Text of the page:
As somebody who loves animals, how do you deal with having to think so much about cruelty to them?

As president of the Humane Society of the United States, I see more evidence of cruelty than just about anyone. We have departments for farm animals, animal testing and research, and wildlife and equine protection. It’s very difficult to grapple with so much cruelty that is caused by human hands. At the same time my coping mechanism is to focus on so many of the people who care. We’re at a very unusual moment in history, when we have more harm and exploitation of animals than ever before, but we also have more people dedicated to fighting that abuse and righting these wrongs than ever before.

What accounts for that contradiction?

We’re still in the early stages of developing this social reform movement for animals, and we’ve had to deal with a lot of problems that afflict the human community. We had to deal with the issue of slavery and other basic problems in human-to-human dealings before we could get to the question of what our responsibilities are to animals. The first group was formed in 1866, and I don’t think it’s an accident that it was one year after slavery was ended.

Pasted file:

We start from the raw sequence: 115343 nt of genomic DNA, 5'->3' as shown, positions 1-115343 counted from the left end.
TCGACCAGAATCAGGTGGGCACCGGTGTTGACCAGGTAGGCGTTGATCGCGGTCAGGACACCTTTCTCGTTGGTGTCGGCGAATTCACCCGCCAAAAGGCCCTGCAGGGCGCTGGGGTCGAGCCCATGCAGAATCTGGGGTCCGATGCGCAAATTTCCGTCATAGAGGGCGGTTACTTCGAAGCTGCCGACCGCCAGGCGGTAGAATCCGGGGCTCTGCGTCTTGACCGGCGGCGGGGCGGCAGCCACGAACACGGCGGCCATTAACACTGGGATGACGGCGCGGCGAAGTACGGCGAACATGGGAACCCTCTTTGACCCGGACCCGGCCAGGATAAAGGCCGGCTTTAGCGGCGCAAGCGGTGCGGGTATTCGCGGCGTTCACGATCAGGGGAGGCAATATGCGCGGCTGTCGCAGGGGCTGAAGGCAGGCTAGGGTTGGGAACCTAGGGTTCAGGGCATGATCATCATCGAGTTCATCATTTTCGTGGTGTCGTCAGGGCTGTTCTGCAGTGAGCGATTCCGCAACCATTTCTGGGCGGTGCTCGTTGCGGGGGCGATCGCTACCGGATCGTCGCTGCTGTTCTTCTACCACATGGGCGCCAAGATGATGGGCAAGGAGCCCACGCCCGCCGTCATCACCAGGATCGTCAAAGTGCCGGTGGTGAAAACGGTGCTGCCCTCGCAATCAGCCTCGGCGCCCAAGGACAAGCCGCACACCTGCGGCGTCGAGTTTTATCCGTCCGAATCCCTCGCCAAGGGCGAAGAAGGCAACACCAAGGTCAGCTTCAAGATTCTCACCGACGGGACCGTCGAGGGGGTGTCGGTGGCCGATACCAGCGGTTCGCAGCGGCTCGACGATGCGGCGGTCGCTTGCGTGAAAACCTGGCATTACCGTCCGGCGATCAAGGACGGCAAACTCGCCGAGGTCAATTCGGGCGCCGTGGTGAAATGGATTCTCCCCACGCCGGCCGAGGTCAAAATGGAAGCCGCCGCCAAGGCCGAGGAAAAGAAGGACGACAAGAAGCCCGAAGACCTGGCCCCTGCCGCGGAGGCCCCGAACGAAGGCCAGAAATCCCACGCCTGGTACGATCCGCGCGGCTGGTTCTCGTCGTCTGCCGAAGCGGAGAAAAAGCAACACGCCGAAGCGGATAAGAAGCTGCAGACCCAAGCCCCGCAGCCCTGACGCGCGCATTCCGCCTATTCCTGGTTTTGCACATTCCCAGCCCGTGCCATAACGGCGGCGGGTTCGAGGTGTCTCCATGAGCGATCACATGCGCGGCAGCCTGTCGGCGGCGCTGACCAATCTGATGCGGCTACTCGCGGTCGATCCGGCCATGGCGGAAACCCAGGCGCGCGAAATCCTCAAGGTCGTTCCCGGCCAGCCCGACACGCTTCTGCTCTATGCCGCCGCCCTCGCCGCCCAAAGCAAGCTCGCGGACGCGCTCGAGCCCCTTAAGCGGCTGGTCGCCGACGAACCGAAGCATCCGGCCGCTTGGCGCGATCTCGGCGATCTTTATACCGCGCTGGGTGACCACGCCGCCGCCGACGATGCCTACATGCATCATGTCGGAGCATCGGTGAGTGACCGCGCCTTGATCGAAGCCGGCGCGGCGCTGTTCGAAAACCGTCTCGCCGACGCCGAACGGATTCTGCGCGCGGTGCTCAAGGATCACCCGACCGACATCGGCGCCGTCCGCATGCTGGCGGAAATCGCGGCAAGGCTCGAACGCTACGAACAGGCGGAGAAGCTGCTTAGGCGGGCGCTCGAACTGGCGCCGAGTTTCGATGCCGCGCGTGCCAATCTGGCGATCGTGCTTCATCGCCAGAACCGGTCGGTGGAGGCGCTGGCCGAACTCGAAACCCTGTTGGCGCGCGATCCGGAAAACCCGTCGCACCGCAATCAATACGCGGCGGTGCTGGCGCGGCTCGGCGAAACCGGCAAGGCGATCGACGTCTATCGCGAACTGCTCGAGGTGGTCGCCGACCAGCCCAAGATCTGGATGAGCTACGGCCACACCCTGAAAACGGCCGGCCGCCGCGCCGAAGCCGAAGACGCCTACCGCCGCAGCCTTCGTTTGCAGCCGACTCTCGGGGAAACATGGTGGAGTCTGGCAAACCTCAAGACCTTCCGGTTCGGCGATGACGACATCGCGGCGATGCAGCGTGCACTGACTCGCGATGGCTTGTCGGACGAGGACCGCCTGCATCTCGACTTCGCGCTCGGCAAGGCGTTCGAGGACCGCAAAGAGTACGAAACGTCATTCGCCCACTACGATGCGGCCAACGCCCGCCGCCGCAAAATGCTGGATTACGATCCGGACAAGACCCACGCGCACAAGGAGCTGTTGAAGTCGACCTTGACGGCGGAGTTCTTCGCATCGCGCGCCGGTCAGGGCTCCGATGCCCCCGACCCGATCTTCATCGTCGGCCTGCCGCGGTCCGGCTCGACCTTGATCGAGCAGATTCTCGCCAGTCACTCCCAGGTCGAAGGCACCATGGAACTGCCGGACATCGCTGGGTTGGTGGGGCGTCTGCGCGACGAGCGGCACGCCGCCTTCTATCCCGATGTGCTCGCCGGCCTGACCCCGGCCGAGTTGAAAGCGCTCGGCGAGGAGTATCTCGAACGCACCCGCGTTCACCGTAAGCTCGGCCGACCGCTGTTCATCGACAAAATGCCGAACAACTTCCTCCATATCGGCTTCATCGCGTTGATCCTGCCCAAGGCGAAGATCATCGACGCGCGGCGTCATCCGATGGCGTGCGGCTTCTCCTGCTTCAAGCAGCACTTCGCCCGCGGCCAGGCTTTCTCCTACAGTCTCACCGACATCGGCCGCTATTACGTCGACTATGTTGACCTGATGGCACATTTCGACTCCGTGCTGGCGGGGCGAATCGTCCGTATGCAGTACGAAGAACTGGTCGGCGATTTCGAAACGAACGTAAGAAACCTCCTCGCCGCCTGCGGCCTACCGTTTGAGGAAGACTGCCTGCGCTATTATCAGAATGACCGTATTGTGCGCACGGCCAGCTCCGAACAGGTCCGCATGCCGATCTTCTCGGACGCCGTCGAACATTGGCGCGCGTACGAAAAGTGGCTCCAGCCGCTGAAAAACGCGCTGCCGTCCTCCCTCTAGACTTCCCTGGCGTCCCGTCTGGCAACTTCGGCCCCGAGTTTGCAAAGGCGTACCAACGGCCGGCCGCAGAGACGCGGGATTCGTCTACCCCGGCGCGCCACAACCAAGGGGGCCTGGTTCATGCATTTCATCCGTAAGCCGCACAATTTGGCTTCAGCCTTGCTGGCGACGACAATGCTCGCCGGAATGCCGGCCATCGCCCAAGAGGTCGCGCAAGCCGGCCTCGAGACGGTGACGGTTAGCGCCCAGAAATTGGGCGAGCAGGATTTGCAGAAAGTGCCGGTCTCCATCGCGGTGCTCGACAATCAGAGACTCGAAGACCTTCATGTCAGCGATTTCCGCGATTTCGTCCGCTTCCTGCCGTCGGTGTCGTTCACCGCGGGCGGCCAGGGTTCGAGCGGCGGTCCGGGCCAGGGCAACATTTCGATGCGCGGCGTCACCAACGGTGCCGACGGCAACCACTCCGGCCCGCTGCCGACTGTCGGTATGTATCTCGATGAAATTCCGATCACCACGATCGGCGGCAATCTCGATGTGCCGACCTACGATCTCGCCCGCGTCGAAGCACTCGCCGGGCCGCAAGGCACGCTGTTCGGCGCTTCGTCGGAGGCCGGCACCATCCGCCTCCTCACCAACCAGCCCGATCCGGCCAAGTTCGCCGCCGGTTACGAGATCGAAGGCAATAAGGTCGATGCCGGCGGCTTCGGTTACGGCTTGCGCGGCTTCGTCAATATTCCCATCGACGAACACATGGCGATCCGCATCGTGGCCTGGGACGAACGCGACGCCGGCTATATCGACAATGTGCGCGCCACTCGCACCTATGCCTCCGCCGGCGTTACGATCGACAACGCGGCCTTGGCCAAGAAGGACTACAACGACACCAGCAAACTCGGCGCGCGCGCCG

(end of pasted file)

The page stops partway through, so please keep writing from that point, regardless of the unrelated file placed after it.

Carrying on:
I’d like to ask you about Michael Vick [the football quarterback who was imprisoned for participating in a dog-fighting ring]. How do you instill compassion in someone who doesn’t have it, and do you think he really is a changed man?

Ironically enough, people who are involved in animal fighting, they actually have a bond with animals; it’s just been deeply corrupted. They appreciate their musculature, they appreciate their physical capabilities, their tenacity. They just have lost empathy for the animals, and that allows us to do these terrible things to them. It’s my hope that people who are involved in the terrible exploitation of animals can not only stop their bad conduct but begin to find some measure of empathy for other creatures.

Yes, but how do you make that happen?


You do that by shocking them through punishment, by seeing people arrested and punished by the state for their conduct. I think they then need counseling and the right influences to enliven this deadened part of their humanity. Is it going to happen with everyone? Probably not. But the humane movement is populated with ex-cattlemen and ex-trophy hunters and ex-animal researchers. They are often some of the best and most compelling advocates for animal protection.

Do you have a sense of how effective Prop. 2, or the Prevention of Farm Animal Cruelty Act, has been?

Yes, it showed the agribusiness industry and political leaders all over the country that a majority of Americans care about all animals — including animals raised for food — and they don’t want to tolerate mistreatment or privation. It was really a shot across the bow for the entire agribusiness industry.

You can point directly to Prop. 2 and new laws passed in Maine, Michigan and Ohio, and to big changes within the corporate sector, from Costco to Burger King to Denny’s. These companies are now much more aware of consumers’ attitudes about animals and their own mission of achieving some level of corporate social responsibility.